- Estimation of viable bacterial colony count in uncentrifuged urine
   sample: In mid-stream urine, more than 105 CFU/ml indicates urinary
   tract infection. Less than 105 without pus cells or patient's complain
   indicate urethral contamination.

   - Culture: will be inoculated on blood agar and Mac Conkey’s agar.

   For diagnosis of urinary tract infection 1 of the following criteria
   should be present:

            Patient has at least 1 of the following signs or symptoms with
   no other recognized cause: fever (38C), urgency, frequency, dysuria,
   or suprapubic tenderness and patient has a positive urine culture, that
   is, ≥10 microorganisms per cc of urine with no more than 2 species of

   * In patients with clinical picture suggestive of pneumonia Sputum
   samples will be taken from suspected patients. Sputum samples will
   be collected in the morning before any mouth wash by coughing
   deeply in a sterile dry container. In comatosed patients, samples will
   be taken by naso-tracheal suction. The samples will be checked for:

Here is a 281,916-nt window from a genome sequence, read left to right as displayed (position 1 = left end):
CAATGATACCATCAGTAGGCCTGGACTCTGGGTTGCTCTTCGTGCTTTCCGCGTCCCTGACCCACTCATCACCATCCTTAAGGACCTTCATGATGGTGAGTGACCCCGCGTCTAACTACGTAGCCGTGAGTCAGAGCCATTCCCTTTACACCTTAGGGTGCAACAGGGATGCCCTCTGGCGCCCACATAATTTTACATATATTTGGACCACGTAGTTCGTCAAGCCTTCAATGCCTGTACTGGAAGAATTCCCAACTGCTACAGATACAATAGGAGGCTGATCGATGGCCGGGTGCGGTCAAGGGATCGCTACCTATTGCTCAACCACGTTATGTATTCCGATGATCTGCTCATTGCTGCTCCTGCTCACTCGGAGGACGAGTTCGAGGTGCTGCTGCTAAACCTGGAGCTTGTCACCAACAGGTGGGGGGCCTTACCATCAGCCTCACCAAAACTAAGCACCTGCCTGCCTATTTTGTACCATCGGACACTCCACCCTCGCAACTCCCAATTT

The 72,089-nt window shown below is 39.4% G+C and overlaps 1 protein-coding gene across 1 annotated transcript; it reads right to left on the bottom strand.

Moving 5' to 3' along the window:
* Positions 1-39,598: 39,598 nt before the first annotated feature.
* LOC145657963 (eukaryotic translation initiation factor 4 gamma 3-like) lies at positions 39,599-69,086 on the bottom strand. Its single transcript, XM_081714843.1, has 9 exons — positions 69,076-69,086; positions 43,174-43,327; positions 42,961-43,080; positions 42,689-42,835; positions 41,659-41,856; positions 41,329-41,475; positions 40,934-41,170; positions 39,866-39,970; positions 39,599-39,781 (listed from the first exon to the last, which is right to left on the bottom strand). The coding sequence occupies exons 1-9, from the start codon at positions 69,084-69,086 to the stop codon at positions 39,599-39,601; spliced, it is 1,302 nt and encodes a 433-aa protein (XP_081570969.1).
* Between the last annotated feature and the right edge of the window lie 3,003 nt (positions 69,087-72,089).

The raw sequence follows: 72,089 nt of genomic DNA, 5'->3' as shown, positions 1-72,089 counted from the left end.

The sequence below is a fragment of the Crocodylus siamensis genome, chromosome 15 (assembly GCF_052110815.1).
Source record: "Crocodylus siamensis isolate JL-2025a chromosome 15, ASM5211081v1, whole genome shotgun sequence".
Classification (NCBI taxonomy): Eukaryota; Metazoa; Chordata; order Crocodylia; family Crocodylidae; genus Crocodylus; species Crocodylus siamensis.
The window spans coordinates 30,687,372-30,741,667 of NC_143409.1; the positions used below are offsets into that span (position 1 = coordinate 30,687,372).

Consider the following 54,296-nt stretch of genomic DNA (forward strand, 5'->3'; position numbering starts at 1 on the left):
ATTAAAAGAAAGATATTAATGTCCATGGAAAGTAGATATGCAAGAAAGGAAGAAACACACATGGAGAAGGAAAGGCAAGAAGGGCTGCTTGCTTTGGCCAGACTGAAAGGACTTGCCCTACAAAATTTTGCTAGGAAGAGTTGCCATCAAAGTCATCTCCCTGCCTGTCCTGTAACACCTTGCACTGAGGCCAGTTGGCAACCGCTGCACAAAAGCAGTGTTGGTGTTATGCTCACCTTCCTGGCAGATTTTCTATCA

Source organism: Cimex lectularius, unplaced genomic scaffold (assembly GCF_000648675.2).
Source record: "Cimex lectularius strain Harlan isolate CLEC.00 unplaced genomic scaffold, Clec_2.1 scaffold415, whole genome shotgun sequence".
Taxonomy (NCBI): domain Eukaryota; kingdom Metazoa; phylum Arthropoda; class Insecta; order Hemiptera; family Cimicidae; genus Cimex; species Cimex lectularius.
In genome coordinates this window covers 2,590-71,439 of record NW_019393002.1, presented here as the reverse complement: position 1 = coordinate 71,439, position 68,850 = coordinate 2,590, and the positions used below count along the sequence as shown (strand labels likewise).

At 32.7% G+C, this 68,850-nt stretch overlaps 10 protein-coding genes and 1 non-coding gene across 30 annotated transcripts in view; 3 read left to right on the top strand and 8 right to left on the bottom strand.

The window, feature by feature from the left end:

- Physical examination: colour, aspect and odour.
        - Microscopic examination by: Wet preparation: to detect
 epithelial cells and pus cells, Gram smear: for pus cells and to identify
 gram-positive or gram-negative organisms.

        - Culture: will be done on blood agar, MacConkey’s agar and
 chocolate agar and incubated at 37°C, both aerobically and
 anaerobically, then examined after 24 hours (Colle et al., 1996).

  Diagnosis of pneumonia is based on pulmonary infiltrates together
 with clinical symptoms suggestive of lower respiratory tract infection,
 the identification of a relevant etiologic microbial agent, and the
 absence of an alternative diagnosis during follow-up. Additional